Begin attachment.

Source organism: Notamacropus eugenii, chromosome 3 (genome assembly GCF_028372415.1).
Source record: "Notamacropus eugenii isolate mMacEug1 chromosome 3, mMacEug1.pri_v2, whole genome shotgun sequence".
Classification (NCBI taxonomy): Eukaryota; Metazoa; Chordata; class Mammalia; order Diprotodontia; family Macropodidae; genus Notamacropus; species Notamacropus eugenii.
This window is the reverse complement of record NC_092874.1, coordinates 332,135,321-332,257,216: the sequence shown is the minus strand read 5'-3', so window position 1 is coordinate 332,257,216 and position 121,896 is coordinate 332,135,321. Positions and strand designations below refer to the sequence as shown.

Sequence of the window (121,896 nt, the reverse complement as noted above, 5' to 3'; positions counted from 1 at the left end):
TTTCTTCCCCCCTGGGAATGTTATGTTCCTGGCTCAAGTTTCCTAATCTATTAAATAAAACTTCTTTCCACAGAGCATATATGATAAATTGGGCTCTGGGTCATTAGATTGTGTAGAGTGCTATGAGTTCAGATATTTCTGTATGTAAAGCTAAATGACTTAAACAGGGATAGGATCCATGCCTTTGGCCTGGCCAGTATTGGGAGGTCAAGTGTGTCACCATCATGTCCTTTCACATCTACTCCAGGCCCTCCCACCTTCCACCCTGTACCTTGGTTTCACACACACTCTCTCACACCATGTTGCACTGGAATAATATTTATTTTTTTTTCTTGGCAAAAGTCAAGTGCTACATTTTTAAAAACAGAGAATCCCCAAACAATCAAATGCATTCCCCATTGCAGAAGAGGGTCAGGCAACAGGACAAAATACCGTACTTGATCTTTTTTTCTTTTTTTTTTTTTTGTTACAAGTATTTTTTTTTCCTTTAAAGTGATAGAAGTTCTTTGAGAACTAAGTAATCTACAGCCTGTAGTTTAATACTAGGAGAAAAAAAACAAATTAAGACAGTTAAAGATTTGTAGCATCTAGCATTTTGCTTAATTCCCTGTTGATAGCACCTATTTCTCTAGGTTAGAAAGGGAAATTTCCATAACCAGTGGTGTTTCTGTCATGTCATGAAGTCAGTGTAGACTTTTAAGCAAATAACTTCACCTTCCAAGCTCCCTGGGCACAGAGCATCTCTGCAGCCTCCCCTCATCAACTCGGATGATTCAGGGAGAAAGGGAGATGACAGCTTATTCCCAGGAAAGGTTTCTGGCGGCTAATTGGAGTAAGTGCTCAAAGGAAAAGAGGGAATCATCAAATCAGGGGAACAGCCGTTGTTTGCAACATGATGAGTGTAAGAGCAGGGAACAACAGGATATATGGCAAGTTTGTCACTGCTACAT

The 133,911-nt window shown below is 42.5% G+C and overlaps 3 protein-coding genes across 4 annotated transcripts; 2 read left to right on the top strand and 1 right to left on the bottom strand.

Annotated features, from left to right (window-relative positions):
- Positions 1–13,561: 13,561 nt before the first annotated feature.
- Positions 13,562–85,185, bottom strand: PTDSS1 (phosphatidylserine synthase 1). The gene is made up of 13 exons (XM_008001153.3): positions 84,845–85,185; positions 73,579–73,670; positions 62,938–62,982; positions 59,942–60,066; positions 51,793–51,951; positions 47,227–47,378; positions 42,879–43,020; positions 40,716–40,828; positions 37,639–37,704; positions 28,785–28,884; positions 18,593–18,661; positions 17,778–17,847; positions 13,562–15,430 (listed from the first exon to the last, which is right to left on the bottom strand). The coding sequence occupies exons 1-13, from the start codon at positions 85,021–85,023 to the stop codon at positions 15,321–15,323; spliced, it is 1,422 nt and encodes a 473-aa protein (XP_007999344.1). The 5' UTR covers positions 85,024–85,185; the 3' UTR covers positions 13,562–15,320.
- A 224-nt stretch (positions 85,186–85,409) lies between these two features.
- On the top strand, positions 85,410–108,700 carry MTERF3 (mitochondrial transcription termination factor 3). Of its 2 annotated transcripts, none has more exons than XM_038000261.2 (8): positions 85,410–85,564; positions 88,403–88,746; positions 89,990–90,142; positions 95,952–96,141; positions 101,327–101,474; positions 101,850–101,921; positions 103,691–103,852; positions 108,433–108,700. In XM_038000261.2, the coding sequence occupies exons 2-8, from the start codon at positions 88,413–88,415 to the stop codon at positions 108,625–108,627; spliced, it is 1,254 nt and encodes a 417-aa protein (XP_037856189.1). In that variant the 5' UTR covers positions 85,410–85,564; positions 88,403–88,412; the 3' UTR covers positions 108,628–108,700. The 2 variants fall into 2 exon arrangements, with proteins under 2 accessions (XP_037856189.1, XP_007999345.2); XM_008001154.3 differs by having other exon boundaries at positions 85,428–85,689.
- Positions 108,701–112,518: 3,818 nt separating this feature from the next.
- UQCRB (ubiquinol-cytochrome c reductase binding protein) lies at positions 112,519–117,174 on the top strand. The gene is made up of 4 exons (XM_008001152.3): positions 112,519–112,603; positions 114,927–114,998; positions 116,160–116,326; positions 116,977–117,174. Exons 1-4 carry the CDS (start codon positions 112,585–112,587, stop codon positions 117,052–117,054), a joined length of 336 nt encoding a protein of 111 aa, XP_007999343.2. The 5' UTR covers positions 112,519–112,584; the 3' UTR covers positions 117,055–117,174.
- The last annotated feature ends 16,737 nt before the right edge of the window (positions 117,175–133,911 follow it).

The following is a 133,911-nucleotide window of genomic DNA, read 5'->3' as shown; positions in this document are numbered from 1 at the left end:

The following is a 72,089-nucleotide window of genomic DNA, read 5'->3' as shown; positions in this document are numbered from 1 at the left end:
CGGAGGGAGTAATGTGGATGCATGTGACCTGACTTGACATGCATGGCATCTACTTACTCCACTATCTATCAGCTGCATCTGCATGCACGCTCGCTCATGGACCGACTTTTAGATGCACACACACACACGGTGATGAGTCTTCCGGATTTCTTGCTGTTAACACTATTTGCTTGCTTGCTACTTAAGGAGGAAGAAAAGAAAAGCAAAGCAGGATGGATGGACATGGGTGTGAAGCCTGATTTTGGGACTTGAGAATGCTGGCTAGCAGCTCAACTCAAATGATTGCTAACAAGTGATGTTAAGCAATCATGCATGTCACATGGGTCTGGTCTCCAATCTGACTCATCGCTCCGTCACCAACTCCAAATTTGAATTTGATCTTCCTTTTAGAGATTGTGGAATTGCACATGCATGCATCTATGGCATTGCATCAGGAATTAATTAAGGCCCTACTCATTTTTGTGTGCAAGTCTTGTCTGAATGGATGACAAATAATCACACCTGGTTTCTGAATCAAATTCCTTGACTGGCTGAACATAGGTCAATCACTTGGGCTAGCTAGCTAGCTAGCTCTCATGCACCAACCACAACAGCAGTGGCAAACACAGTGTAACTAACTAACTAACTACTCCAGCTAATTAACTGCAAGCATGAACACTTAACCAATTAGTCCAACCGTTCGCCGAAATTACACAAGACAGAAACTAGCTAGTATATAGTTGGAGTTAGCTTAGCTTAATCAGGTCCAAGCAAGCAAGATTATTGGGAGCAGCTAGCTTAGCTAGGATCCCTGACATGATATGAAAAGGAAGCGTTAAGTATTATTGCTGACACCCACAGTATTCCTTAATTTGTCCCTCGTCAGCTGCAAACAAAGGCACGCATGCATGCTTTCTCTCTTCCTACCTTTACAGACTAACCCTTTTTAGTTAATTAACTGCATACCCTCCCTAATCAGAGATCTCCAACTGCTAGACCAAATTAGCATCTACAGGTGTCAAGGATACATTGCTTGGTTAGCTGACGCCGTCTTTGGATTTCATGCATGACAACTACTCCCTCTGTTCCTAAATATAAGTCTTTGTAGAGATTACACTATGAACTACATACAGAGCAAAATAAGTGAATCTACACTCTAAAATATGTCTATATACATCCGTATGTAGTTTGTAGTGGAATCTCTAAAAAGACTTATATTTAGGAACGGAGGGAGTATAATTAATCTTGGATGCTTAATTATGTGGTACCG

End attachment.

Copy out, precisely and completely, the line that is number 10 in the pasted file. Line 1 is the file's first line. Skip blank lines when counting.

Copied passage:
- Positions 13,562–85,185, bottom strand: PTDSS1 (phosphatidylserine synthase 1). The gene is made up of 13 exons (XM_008001153.3): positions 84,845–85,185; positions 73,579–73,670; positions 62,938–62,982; positions 59,942–60,066; positions 51,793–51,951; positions 47,227–47,378; positions 42,879–43,020; positions 40,716–40,828; positions 37,639–37,704; positions 28,785–28,884; positions 18,593–18,661; positions 17,778–17,847; positions 13,562–15,430 (listed from the first exon to the last, which is right to left on the bottom strand). The coding sequence occupies exons 1-13, from the start codon at positions 85,021–85,023 to the stop codon at positions 15,321–15,323; spliced, it is 1,422 nt and encodes a 473-aa protein (XP_007999344.1). The 5' UTR covers positions 85,024–85,185; the 3' UTR covers positions 13,562–15,320.